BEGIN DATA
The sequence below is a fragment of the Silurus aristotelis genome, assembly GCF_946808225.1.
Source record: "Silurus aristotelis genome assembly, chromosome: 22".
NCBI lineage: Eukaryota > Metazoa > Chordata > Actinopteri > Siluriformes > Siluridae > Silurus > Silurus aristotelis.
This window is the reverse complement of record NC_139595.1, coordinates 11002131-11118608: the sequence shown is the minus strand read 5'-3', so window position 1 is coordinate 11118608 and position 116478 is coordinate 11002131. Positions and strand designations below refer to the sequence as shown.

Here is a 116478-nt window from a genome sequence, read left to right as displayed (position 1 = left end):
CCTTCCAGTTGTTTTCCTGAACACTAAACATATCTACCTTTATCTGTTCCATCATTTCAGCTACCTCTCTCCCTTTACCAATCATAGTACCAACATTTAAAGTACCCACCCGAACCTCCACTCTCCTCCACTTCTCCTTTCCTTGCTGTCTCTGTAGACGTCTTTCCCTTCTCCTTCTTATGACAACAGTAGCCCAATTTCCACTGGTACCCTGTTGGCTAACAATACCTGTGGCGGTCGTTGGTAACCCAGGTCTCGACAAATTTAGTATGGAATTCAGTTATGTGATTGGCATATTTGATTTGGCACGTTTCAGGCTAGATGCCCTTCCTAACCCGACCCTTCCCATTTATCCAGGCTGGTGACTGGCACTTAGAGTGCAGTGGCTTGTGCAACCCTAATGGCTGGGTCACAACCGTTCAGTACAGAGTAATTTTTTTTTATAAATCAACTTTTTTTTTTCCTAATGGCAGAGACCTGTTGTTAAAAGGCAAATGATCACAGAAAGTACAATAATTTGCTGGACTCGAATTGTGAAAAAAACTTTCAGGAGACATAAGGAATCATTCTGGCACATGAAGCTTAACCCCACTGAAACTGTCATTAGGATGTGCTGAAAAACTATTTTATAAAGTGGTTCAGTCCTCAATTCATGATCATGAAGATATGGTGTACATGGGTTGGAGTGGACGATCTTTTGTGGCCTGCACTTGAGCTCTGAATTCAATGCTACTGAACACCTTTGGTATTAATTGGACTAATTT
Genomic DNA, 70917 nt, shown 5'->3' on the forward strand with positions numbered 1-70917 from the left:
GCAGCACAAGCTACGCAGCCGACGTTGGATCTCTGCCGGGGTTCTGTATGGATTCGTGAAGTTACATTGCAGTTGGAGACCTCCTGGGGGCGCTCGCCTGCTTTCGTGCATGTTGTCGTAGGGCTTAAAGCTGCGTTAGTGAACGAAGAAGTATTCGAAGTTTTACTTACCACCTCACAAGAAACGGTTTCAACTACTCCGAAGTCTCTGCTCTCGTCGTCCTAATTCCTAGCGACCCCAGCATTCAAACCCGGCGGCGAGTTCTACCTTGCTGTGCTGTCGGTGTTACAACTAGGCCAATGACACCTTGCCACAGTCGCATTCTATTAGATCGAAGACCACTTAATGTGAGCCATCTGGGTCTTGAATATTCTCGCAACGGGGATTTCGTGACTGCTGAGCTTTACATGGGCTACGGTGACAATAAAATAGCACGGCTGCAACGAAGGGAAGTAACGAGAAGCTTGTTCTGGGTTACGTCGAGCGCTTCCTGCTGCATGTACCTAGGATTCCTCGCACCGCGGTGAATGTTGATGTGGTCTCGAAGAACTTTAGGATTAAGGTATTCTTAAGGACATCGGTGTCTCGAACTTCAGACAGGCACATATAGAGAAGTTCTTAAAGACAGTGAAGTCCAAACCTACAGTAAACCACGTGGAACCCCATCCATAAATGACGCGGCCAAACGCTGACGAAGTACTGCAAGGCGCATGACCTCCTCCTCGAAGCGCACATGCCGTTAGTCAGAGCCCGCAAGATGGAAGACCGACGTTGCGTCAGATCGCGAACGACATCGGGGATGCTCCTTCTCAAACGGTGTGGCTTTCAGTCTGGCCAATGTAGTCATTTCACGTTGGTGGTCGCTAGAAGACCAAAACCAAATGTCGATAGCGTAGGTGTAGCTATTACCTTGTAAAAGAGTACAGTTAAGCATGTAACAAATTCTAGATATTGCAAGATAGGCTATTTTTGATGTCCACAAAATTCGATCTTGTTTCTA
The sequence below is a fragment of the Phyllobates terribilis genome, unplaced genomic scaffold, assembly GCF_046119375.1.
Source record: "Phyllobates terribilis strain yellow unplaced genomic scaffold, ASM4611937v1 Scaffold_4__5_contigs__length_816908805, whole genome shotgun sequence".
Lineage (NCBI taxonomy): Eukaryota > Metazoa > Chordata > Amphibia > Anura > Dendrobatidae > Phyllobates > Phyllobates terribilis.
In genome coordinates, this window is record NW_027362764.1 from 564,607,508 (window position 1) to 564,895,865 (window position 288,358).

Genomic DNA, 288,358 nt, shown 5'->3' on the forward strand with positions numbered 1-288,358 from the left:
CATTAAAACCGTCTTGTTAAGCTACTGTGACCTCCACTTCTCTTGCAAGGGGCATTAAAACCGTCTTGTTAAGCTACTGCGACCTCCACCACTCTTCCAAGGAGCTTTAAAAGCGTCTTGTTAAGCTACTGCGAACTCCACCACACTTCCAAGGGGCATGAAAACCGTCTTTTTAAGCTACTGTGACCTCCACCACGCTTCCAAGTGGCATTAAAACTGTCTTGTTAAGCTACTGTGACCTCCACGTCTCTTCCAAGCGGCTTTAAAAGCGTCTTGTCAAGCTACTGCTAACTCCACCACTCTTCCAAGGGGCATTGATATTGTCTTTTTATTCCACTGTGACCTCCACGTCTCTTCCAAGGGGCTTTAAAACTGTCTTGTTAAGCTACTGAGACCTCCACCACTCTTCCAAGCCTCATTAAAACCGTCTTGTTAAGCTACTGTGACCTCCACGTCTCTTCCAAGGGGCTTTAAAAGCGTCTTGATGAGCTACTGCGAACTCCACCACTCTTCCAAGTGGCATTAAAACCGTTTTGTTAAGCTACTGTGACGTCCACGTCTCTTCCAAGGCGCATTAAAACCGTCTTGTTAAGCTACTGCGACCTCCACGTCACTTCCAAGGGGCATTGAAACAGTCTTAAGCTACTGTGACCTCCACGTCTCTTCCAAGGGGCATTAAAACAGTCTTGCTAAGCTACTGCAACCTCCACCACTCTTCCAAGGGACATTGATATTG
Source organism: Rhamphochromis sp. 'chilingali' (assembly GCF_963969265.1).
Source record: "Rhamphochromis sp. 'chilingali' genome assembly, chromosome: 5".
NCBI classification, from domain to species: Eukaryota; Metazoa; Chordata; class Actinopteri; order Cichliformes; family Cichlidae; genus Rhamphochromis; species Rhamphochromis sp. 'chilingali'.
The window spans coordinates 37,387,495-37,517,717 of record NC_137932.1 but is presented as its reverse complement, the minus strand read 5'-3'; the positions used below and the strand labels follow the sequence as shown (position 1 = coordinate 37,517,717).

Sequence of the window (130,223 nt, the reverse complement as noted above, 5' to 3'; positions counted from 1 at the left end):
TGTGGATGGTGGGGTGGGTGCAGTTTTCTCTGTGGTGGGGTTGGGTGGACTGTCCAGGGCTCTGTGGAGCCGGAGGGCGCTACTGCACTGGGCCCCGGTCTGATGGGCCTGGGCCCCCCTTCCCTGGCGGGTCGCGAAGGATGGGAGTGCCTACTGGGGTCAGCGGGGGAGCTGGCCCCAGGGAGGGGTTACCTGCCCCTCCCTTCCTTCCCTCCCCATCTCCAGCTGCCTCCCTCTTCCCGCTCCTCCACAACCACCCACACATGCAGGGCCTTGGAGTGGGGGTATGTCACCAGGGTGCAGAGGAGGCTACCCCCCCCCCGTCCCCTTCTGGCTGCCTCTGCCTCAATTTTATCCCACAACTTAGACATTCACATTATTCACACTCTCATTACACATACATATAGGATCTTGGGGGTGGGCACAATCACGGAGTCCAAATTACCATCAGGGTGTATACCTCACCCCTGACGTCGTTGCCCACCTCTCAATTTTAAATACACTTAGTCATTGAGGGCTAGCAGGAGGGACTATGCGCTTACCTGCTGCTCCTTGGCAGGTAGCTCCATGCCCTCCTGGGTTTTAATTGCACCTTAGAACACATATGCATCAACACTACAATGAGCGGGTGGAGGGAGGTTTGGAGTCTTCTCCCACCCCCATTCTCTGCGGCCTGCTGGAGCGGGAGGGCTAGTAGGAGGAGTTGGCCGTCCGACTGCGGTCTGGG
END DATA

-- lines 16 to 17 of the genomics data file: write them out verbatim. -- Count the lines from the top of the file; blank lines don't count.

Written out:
Source record: "Rhamphochromis sp. 'chilingali' genome assembly, chromosome: 5".
NCBI classification, from domain to species: Eukaryota; Metazoa; Chordata; class Actinopteri; order Cichliformes; family Cichlidae; genus Rhamphochromis; species Rhamphochromis sp. 'chilingali'.